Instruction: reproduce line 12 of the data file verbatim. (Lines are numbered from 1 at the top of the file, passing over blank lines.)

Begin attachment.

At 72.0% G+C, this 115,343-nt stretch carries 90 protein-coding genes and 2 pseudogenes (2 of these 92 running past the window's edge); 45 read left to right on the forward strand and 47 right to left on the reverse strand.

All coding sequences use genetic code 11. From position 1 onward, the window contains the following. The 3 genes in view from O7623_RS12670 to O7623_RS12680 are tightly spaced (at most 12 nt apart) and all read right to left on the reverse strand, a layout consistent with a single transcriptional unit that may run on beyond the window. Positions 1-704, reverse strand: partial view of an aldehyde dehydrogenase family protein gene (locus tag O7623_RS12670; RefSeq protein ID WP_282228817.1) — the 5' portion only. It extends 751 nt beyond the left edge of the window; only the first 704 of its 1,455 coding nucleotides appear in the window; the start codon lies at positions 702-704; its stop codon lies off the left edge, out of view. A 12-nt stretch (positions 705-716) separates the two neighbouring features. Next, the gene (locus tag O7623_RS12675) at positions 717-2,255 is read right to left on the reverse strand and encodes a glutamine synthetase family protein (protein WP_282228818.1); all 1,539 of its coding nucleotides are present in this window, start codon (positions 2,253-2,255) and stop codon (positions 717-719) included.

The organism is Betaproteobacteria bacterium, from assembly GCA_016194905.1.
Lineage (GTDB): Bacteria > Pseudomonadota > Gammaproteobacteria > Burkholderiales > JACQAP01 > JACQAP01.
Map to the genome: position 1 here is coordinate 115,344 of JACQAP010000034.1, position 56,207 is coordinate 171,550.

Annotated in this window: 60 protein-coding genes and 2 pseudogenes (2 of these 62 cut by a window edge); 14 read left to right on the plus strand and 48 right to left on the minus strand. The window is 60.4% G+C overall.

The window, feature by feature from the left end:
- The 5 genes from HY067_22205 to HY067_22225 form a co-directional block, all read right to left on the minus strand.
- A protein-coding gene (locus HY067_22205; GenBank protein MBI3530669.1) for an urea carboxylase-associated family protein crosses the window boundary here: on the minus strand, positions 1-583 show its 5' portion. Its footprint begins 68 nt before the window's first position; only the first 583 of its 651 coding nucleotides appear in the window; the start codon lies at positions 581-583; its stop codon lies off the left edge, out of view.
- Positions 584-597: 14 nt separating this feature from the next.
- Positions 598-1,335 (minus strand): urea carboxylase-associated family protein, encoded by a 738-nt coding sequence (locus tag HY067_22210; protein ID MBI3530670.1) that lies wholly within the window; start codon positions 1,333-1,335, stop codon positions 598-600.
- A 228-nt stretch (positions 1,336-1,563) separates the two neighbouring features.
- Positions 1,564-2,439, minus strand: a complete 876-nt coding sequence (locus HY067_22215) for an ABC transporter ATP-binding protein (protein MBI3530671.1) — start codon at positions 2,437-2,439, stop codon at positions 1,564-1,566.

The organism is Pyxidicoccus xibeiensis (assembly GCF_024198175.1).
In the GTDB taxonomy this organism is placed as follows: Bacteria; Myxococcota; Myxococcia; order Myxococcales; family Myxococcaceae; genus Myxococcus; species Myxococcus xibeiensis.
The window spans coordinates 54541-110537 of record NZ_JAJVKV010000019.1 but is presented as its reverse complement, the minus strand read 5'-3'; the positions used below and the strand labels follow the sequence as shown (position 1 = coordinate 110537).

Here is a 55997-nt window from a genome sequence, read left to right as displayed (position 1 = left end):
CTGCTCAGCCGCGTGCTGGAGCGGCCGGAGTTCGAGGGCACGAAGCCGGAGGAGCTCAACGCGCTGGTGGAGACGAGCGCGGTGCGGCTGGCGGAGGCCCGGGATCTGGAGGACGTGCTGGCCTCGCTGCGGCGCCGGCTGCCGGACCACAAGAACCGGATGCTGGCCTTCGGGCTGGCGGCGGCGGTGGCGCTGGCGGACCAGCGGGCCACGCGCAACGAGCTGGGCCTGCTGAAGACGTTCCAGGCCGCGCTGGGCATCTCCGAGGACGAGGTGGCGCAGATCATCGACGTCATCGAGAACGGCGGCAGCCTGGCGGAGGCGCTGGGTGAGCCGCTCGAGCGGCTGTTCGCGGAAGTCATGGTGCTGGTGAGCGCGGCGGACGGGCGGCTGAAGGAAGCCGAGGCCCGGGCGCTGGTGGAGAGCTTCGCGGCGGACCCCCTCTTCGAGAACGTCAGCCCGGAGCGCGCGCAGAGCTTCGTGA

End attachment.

- A 228-nt stretch (positions 1,336-1,563) separates the two neighbouring features.